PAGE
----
Hero City Layers the Super Hero Genre on City-Building Gameplay, Developer Aiming to Build Distinctive Brand

Hero City is a Facebook game from developer Paprika Lab that soft-launched on the platform toward the end of April. Thought it hasn’t yet had a big marketing push, Hero City saw enough organic growth to come in at number one on our list of emerging Facebook games last week.

According to our traffic tracking service, AppData, Hero City currently has 767,405 monthly active users and 89,571 daily active users.

Hero City combines city-building gameplay and adds a layer of superhero camp on top. Players build and upgrade structures to improve the city and then collect superheroes to come live in their city. More superheroes means more advantages when undertaking the game’s quests, and will also give players the upper hand in player-vs-player gameplay, which the developer tells us is due to be added to the game soon.

Paprika Lab CEO John Kim believes that the superheroes give the game a unique spin over other city-building titles on Facebook. “As developers, we’ve grown up watching superhero comic books and movies where superheroes save the city and the world from villains,” he says. “So it seemed pretty natural to combine the superhero and city concepts together.”

The game is currently monetized through the purchase of “instant finish” items to complete buildings quicker, the purchase of in-game standard currency and resources, special buildings and superheroes. Facebook Credits are used as the game’s sole premium currency. The developer has experimented with using its own proprietary hard currency in its previous game Pirate Legacy, and Kim notes that there are “pros and cons to adopting each system.”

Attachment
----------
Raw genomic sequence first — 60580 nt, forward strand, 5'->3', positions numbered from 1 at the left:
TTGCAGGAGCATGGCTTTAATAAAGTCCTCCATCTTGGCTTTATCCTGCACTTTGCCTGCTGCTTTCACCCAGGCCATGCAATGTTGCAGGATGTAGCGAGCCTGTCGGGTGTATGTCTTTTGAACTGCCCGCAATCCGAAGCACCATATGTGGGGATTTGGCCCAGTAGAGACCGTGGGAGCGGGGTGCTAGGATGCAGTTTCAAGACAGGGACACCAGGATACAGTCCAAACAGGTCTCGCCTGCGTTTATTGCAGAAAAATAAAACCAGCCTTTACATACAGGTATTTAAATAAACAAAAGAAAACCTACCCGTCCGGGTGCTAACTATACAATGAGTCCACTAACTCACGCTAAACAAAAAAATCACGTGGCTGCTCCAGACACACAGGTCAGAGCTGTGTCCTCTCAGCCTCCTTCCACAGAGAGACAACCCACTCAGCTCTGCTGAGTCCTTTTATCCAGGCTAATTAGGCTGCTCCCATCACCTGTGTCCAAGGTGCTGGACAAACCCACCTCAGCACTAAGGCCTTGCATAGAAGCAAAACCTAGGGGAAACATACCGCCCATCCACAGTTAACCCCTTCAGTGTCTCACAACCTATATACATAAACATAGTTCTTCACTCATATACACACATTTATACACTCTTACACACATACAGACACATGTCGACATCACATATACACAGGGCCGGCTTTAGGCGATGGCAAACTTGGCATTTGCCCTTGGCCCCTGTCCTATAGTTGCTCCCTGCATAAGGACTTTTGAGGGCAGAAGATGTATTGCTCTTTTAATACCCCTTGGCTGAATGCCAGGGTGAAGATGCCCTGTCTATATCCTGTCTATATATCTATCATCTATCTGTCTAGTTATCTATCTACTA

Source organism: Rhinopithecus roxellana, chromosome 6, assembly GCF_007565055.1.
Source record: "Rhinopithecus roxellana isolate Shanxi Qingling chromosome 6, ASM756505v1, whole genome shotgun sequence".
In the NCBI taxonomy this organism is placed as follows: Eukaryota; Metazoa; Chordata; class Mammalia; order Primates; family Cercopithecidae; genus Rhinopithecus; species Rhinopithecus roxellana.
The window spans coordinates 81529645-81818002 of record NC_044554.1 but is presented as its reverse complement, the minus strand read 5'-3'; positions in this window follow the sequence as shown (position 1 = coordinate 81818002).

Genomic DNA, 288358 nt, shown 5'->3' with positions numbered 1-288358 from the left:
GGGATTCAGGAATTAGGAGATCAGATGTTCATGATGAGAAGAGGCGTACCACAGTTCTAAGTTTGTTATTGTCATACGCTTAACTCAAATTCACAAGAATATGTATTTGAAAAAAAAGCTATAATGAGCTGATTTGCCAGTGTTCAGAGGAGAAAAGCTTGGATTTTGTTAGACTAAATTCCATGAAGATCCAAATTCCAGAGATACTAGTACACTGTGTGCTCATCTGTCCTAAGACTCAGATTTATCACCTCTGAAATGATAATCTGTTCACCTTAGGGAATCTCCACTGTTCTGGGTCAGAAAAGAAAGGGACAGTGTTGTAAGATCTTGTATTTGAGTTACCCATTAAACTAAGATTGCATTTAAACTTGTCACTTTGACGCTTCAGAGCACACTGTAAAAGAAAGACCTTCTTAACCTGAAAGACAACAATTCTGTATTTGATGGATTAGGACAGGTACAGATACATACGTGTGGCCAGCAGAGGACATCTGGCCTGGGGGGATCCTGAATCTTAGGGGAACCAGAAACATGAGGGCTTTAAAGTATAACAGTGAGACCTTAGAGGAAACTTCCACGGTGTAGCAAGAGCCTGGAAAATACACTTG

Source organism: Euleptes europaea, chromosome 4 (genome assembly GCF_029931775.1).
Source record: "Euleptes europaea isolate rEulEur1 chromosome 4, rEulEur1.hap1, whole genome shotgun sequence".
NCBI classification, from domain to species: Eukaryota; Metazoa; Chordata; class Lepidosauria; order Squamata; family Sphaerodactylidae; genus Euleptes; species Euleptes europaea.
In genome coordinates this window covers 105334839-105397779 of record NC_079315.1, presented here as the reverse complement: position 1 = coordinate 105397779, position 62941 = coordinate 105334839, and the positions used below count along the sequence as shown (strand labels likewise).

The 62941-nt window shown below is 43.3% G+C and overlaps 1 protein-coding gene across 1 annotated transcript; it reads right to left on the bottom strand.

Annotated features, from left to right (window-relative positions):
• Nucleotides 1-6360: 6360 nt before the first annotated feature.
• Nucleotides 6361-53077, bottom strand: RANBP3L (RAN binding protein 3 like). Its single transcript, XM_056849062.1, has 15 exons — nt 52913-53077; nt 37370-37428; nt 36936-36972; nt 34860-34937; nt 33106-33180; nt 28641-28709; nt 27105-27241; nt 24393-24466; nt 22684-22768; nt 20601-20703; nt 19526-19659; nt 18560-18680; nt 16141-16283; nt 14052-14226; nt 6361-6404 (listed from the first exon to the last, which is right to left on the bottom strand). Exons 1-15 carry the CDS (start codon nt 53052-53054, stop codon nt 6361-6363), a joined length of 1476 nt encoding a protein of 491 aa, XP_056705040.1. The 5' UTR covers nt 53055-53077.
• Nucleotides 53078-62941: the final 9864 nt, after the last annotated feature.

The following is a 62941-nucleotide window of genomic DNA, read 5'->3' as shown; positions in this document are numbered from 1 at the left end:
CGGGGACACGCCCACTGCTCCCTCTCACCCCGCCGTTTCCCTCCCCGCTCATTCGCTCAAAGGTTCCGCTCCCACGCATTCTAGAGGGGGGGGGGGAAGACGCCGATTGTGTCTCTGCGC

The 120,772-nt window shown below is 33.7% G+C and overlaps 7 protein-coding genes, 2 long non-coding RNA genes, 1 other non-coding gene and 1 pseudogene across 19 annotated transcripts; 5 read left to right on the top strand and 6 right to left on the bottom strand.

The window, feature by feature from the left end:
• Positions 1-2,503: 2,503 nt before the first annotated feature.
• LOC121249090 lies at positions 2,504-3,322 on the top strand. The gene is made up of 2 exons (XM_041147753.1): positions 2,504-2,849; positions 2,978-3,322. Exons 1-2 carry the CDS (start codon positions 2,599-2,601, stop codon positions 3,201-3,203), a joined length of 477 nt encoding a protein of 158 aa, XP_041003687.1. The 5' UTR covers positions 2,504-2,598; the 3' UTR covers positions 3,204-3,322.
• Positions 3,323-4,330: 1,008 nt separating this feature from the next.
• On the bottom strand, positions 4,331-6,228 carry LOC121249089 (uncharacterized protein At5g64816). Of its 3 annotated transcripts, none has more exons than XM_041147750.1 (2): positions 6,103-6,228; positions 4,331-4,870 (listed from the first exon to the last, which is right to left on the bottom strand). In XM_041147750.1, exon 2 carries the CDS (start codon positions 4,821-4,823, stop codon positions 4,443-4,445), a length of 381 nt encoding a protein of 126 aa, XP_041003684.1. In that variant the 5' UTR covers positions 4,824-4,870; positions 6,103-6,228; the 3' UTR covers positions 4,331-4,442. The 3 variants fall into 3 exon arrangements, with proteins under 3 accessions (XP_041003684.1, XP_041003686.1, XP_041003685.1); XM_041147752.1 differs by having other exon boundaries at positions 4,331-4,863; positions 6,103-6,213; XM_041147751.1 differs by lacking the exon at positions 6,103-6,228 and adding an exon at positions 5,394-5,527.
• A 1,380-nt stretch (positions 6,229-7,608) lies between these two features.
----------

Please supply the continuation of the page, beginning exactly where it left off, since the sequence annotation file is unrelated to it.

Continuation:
“We’ll be rolling out new features around superheroes where some new monetization features might come in,” he adds. “But as mentioned [previously], we don’t want to hurt the user experience by bombarding users with overwhelming monetization features.”

The developer is planning on expanding the game in a number of different ways. Besides simply adding more content in the form of more buildings, decorations and superheroes, Kim says that the game will also be incorporating battles with supervillains, as well as the ability to challenge other players’ heroes in player-vs-player gameplay.

Hero City is not Paprika Lab’s only project, but Kim hopes that it will help the developer form a distinctive brand for Paprika to trade on with future and other existing games. “Our focus is not only to merely make new games, but also to have some sort of a unique taste and style of experience where users will know that this game is made by Paprika Lab,” he says. “We think we haven’t reached that point yet, but basically, we want to create a Paprika Lab brand gaming experience, such as you’d find from Blizzard, Square Enix and id Software games.”

Hero City has enjoyed steady growth since its late April launch, with slightly larger jumps in MAU occurring at the start of the week for the last two weeks. At its current rate of growth, the game will pass a million monthly active users within a week.

You can follow Hero City’s progress with AppData, our traffic tracking application for social games and developers.